• Direction finding/position fixing of drone operators. As ARDRONIS can detect a drone via its downlink signals and/or remote-control unit via its uplink signals, it can immediately determine the bearing of the drone operator Multiple direction finders then enable a rapid positional fix of the operator
  • Situational awareness. ARDRONIS not only detects all drones operating over a large monitored area, but in many cases can also indicate the type of drone by analysing its radio signature, and thus its threat potential. Downlink activities such as video transmission are also monitored
  • Signal disruption. ARDRONIS utilises a smart jammer that can effectively disrupt the radio link to a drone. This forces the drone into failsafe mode so that it either lands immediately or returns to its point of origin. Jamming is so selective that it does not affect other radio activities

ARDRONIS combines R&S’s competencies in antennas, direction finders and signal analysis solutions, Walker informs. Field-tested hardware, combined with a powerful detection algorithm, permits reliable interception of short-duration signals.

Under optimal conditions, its range is between 1 and 3km, depending on the drone and remote control transmit power, and on the local environment. A user-friendly operator interface lists the detected drones and their critical parameters. With optional direction-finding (DF) or position-fixing functionality, DF beams or location markers are used to display the detection results on a map.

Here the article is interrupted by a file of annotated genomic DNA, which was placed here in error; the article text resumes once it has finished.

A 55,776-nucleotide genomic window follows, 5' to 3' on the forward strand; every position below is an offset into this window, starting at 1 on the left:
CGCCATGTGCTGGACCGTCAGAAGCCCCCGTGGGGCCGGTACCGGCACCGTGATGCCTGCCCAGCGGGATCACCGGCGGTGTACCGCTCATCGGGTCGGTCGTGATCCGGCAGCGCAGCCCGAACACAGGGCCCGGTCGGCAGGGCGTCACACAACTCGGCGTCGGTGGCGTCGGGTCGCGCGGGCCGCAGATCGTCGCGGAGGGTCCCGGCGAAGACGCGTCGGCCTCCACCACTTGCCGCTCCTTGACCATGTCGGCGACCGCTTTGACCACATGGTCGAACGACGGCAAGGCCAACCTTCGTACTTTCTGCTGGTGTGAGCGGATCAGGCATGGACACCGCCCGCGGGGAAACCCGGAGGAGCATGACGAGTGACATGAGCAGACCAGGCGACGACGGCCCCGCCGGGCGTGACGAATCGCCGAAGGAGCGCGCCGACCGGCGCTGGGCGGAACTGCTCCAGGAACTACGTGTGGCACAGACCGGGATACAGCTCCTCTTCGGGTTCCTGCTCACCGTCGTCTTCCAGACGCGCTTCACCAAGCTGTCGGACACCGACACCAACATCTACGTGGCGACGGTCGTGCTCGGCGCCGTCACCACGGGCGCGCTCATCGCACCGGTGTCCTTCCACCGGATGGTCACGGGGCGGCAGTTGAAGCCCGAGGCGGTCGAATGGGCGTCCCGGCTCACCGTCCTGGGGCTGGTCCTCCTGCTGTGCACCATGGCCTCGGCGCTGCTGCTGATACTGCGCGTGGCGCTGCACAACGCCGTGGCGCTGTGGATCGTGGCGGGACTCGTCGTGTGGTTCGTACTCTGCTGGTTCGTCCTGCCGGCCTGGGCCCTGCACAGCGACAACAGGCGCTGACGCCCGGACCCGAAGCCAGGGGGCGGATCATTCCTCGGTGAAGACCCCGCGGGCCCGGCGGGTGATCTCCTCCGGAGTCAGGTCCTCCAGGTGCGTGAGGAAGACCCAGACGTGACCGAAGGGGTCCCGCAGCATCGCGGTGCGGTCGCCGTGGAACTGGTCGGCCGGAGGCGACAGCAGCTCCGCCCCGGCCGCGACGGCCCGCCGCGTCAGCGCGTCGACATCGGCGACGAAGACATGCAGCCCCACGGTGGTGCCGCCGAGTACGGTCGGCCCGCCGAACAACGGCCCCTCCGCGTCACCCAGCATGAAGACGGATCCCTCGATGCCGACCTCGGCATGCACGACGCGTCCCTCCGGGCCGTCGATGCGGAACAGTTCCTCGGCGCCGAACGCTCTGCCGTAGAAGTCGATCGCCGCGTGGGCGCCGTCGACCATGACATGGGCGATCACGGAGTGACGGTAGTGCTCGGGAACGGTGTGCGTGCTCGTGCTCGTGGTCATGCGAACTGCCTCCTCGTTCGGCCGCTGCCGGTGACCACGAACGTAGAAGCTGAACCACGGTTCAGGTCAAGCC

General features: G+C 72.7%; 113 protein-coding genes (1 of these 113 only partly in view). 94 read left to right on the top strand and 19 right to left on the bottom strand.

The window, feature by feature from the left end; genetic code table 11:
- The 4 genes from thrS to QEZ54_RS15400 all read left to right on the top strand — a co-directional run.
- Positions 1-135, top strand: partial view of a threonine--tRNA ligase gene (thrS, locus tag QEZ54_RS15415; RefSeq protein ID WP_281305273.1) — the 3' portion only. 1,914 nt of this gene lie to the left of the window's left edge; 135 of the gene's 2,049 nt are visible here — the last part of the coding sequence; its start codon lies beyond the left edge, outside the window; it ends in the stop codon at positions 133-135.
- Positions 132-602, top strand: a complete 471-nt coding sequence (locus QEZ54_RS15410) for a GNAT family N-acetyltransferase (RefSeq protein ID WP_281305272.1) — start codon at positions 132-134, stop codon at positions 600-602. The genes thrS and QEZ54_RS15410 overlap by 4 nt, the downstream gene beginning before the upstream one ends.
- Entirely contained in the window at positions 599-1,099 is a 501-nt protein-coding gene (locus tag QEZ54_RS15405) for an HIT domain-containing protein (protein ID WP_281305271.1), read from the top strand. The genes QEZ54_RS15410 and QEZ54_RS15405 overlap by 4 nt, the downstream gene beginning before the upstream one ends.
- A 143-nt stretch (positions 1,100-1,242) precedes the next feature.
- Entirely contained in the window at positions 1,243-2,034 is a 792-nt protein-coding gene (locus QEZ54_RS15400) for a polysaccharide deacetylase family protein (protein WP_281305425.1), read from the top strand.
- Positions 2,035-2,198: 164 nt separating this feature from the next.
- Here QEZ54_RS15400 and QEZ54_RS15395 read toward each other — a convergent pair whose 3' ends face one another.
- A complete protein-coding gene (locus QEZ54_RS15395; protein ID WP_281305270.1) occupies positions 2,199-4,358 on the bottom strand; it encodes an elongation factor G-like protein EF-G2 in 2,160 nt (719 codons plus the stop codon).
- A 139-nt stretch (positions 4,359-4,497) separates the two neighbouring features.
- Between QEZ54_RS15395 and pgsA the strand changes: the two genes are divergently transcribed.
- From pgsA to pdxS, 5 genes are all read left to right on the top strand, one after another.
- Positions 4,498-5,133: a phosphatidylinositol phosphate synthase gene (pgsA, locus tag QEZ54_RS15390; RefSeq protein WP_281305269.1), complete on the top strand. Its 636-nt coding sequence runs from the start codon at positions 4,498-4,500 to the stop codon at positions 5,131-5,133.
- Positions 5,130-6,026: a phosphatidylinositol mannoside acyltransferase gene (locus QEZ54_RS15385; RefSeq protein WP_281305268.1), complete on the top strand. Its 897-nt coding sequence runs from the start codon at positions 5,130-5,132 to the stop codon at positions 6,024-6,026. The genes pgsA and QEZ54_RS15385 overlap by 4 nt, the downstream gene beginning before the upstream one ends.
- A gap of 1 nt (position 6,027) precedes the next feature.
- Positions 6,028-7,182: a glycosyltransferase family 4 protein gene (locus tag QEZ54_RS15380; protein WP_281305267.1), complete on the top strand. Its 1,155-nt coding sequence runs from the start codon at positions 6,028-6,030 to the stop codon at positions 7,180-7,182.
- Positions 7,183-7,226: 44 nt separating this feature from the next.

ARDRONIS also permits data recording, including video footage transmitted to operators. Everything the system ‘sees’ can be archived, from individual detection results to entire radio frequency (RF) scenarios. This data can be valuable after the event, for example in supporting law enforcement processes.

Integrating drone monitoring and counter-measures

A drone that does not emit any radio signals, when programmed with a fixed flight path for instance, is not only undetectable by these methods, but its radio communications cannot then be disrupted to force it to turn back or land.

Comprehensive protection, including cover for these types of situations, is offered by integrating ARDRONIS into systems that include complementary additional sensors and effectors, allowing an escalation of counter-measures for “effective threat neutralisation”, says Walker.

The modular counter-unmanned aerial system GUARDION is a prime example, he says, combining technology from R&S, ESG and Diehl Defence.

GUARDION responds promptly to potential threats from consumer drones, helping users to assess the situation. Experience has shown that in order to detect and counter drones, several technologies must be applied. As a comprehensive multi-sensor and ‘multi-effector’ solution, GUARDION incorporates “sophisticated sub-systems that complement each other for maximum security”, Walker says.

“It leverages three leading German companies’ proven expertise in radar, radio detection and electro-magnetic counter-measures as well as sophisticated command and control systems,” he adds, describing it as a “versatile weapon that helps businesses, government authorities and critical infrastructures to protect against drone misuse”.